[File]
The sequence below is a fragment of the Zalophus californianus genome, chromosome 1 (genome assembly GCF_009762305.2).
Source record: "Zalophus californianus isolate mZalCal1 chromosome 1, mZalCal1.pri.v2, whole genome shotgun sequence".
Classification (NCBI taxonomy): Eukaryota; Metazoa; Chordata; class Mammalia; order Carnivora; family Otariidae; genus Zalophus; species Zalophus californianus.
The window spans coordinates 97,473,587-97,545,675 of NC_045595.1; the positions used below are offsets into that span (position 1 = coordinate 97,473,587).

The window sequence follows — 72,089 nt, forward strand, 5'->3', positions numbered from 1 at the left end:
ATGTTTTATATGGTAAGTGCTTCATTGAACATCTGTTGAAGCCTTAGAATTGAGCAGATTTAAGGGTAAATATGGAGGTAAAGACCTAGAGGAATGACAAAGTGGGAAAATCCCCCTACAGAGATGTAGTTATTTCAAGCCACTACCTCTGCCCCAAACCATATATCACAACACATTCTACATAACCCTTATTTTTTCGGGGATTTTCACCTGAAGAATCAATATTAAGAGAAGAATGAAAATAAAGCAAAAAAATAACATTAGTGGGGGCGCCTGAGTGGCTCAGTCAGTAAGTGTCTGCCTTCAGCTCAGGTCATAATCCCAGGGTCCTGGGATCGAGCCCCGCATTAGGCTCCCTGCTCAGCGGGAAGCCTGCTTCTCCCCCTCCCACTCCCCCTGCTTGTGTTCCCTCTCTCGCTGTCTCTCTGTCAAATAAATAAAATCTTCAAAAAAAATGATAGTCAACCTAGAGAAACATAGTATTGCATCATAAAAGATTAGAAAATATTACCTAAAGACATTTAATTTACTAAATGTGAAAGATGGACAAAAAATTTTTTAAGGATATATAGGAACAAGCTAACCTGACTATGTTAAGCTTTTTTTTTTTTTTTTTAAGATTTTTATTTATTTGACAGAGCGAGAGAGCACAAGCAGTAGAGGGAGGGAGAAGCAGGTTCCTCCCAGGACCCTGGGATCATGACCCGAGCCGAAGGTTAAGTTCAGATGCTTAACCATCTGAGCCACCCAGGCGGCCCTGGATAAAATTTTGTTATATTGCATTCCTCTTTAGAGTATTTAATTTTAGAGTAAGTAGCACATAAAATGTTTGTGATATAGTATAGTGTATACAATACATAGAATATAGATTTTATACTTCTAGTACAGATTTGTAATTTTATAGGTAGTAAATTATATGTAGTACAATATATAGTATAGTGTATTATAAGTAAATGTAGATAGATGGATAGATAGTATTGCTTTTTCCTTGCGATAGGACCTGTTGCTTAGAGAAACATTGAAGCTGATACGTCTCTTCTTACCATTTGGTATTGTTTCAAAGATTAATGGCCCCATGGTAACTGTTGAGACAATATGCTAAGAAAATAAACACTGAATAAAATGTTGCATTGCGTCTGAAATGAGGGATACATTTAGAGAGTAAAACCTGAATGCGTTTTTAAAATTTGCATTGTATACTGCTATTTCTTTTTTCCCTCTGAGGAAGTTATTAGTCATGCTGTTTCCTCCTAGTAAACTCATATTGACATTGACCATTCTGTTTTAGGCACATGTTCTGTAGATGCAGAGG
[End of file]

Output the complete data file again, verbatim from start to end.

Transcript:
The sequence below is a fragment of the Zalophus californianus genome, chromosome 1 (genome assembly GCF_009762305.2).
Source record: "Zalophus californianus isolate mZalCal1 chromosome 1, mZalCal1.pri.v2, whole genome shotgun sequence".
Classification (NCBI taxonomy): Eukaryota; Metazoa; Chordata; class Mammalia; order Carnivora; family Otariidae; genus Zalophus; species Zalophus californianus.
The window spans coordinates 97,473,587-97,545,675 of NC_045595.1; the positions used below are offsets into that span (position 1 = coordinate 97,473,587).

The window sequence follows — 72,089 nt, forward strand, 5'->3', positions numbered from 1 at the left end:
ATGTTTTATATGGTAAGTGCTTCATTGAACATCTGTTGAAGCCTTAGAATTGAGCAGATTTAAGGGTAAATATGGAGGTAAAGACCTAGAGGAATGACAAAGTGGGAAAATCCCCCTACAGAGATGTAGTTATTTCAAGCCACTACCTCTGCCCCAAACCATATATCACAACACATTCTACATAACCCTTATTTTTTCGGGGATTTTCACCTGAAGAATCAATATTAAGAGAAGAATGAAAATAAAGCAAAAAAATAACATTAGTGGGGGCGCCTGAGTGGCTCAGTCAGTAAGTGTCTGCCTTCAGCTCAGGTCATAATCCCAGGGTCCTGGGATCGAGCCCCGCATTAGGCTCCCTGCTCAGCGGGAAGCCTGCTTCTCCCCCTCCCACTCCCCCTGCTTGTGTTCCCTCTCTCGCTGTCTCTCTGTCAAATAAATAAAATCTTCAAAAAAAATGATAGTCAACCTAGAGAAACATAGTATTGCATCATAAAAGATTAGAAAATATTACCTAAAGACATTTAATTTACTAAATGTGAAAGATGGACAAAAAATTTTTTAAGGATATATAGGAACAAGCTAACCTGACTATGTTAAGCTTTTTTTTTTTTTTTTTAAGATTTTTATTTATTTGACAGAGCGAGAGAGCACAAGCAGTAGAGGGAGGGAGAAGCAGGTTCCTCCCAGGACCCTGGGATCATGACCCGAGCCGAAGGTTAAGTTCAGATGCTTAACCATCTGAGCCACCCAGGCGGCCCTGGATAAAATTTTGTTATATTGCATTCCTCTTTAGAGTATTTAATTTTAGAGTAAGTAGCACATAAAATGTTTGTGATATAGTATAGTGTATACAATACATAGAATATAGATTTTATACTTCTAGTACAGATTTGTAATTTTATAGGTAGTAAATTATATGTAGTACAATATATAGTATAGTGTATTATAAGTAAATGTAGATAGATGGATAGATAGTATTGCTTTTTCCTTGCGATAGGACCTGTTGCTTAGAGAAACATTGAAGCTGATACGTCTCTTCTTACCATTTGGTATTGTTTCAAAGATTAATGGCCCCATGGTAACTGTTGAGACAATATGCTAAGAAAATAAACACTGAATAAAATGTTGCATTGCGTCTGAAATGAGGGATACATTTAGAGAGTAAAACCTGAATGCGTTTTTAAAATTTGCATTGTATACTGCTATTTCTTTTTTCCCTCTGAGGAAGTTATTAGTCATGCTGTTTCCTCCTAGTAAACTCATATTGACATTGACCATTCTGTTTTAGGCACATGTTCTGTAGATGCAGAGG